Teetotalers beware! I followed the recipe from Cooks.com for “Classic Rarebit” pretty closely and used an entire cup of booze (sherry, as it happens, probably the flat beer they recommend is less alcoholic) and this was the booziest recipe I have ever tasted. But good, as the old joke goes. And it turns out that the milk I have always used to make a dish I called rarebit (TheOldFoodie blog says that is just a senseless corruption of “rabbit” and I believe her) isn’t necessary at all. I picked this recipe because it includes eggs and one of many gripes with vegan cheese is the lack of protein in it. So if you are looking for a vegan rabbit recipe, try the one on Daiya’s own website (I used some of their cheese) or TheVeganMouse, who does it on her version of vegan French toast (a nice touch — she also has a recipe for a vegan Monte Cristo).
But why bother, when you can use booze as your liquid of choice instead of any kind of milk? (For the record, I would have used coconut milk in the can, instead of soy, if I were doing it vegan. The high fat content works best for me in cooking — see my post on vegan scalloped potatoes.)
Yes, I know, it’s (C)hanukkah. See the placemat? If you want latkes, check this out. Making them crisp is all about drying the potatoes before frying, as the Favorite would tell you, if he ever returned your calls and e-mails.
Rabbit (rarebit) is a cheese sauce over bread — so the bread is key. My favorite whole wheat bread is a tie between Acme Bakery and the Cheeseboard. You have to use whole wheat under a rabbit, or at least a nice heavy rye, because the bread has to stand up to the sauce and add a rustic heft.
By the way, I’m still not buying that rabbit is called Welsh (or Irish) Rabbit as a kind of slur because Welsh people were too poor to have rabbit. The British countryside is crawling with rabbits and everyone knows Welsh people are wily. They can catch plenty. Sure, that’s a reverse slur, but let’s be reasonable here. Have you met the Welsh?
Dairy-Free Boozy Welsh Rabbit (adapted from Cooks.com’s Classic Welsh Rarebit)
1/4 cup Earth Balance
2 tablespoons flour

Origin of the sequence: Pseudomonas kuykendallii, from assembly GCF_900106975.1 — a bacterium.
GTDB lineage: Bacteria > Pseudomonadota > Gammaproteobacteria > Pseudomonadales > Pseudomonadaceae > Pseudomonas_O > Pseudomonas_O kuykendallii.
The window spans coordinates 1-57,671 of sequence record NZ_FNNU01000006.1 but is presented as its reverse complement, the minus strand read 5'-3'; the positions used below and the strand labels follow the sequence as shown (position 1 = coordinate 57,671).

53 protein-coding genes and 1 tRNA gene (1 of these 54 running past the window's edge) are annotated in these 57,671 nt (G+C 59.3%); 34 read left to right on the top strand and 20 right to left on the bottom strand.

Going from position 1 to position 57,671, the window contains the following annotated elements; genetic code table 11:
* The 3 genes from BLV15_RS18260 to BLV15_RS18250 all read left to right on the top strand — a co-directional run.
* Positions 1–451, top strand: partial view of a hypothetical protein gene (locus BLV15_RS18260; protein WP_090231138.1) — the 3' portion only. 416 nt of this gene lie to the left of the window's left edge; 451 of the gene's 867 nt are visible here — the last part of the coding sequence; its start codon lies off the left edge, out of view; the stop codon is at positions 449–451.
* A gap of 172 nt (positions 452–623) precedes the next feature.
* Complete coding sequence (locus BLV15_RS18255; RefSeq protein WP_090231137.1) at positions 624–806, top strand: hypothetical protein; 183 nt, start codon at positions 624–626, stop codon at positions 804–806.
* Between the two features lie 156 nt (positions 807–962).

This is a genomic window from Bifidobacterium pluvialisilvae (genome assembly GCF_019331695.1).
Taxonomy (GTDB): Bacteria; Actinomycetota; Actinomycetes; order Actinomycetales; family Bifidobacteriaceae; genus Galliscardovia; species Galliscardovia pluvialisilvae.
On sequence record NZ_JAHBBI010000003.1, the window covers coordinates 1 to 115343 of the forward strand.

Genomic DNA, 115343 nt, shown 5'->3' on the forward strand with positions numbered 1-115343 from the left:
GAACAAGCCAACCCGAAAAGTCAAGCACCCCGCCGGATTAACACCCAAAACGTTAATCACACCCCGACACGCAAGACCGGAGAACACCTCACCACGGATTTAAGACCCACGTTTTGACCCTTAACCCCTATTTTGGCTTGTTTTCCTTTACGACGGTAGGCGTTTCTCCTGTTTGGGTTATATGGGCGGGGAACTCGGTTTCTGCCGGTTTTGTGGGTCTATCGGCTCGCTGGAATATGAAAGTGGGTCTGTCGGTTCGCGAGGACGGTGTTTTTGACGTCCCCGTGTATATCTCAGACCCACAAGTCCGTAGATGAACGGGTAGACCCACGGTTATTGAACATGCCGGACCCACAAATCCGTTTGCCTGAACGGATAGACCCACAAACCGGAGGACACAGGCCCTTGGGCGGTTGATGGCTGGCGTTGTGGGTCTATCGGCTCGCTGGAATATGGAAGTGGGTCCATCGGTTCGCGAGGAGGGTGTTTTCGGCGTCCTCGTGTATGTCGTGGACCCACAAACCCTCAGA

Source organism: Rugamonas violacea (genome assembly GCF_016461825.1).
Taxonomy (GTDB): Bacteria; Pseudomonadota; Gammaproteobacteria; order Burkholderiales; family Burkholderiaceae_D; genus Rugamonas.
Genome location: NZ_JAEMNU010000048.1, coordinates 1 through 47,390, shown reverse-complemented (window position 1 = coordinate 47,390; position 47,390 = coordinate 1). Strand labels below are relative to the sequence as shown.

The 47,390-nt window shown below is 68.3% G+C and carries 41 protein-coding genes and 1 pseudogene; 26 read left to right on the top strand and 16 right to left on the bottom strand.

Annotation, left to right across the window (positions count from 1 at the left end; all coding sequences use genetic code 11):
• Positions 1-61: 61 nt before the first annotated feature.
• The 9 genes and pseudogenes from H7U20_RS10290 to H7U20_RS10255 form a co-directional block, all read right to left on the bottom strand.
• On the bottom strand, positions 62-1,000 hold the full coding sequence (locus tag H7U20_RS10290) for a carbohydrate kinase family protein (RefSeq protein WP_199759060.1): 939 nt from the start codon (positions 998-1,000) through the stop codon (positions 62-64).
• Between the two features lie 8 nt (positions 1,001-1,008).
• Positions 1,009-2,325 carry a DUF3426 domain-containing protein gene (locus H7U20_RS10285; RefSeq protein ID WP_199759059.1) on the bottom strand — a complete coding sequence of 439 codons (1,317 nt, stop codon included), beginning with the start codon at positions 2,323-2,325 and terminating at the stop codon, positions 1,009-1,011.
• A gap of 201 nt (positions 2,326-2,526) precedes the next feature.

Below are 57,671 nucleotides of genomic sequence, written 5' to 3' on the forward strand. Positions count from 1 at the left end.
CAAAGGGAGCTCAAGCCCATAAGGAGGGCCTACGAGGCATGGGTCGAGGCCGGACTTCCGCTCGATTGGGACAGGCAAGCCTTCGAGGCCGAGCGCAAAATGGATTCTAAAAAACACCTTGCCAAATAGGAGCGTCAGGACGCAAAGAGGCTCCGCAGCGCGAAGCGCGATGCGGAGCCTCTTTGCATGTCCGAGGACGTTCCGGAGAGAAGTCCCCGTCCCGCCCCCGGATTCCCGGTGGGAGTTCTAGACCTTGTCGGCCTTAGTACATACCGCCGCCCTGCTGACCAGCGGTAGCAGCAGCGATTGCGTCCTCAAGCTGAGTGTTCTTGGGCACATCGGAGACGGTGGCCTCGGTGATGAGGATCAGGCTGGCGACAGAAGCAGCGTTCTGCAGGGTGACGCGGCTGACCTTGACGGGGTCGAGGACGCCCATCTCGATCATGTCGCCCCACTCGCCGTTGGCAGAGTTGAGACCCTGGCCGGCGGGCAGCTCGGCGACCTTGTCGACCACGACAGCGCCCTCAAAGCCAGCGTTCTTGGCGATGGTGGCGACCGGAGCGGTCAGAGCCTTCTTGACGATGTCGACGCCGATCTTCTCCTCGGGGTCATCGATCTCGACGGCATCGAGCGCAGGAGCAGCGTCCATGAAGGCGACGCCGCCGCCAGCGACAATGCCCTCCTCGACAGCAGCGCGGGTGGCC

2 teaspoons dry mustard
A dash of paprika or cayenne pepper
A dash of garlic powder
A dash of Worcester sauce
1 cup of vegan “cheese” — grated (I used a combo of Veggie slices and Daiya jalapeno/garlic Havarti)
2 whole eggs, beaten
1 cup of cooking sherry or flat beer
1 cup of frozen broccoli, carrots, and cauliflower florets, slightly thawed (or use fresh veg and parboil it first)
Melt Earth Balance in a good-sized sauce pan. Add flour and whisk till smooth. Add booze slowly and combine by stirring. NOTE: You don’t need to use a double-boiler, as most recipes will have you do, if you cook on a low heat and pay close attention. Once sauce thickens, add your other spices and start to add the cheese, stirring to ensure it melts completely.
Meanwhile, crack and lightly beat your eggs in a separate, heat-proof bowl. This is the only tricky bit. Your goal is to combine the eggs into the hot cheese sauce without cooking them. Think sauce Béarnaise, not egg drop soup. Once your eggs are beaten, drizzle a tiny bit of the hot cheese into THEM, carefully beating so as not to allow the egg to cook. Once this is done, you can start slowly drizzling the egg mixture into the sauce in the pan, stirring constantly to combine. In fact, you should have been keeping an eye on the cheese sauce the entire time you were working that trick with the eggs, making sure it didn’t burn. So either get someone else to assist you or do use a double boiler! You can make one by placing a smaller pot in a bigger one with some water in it.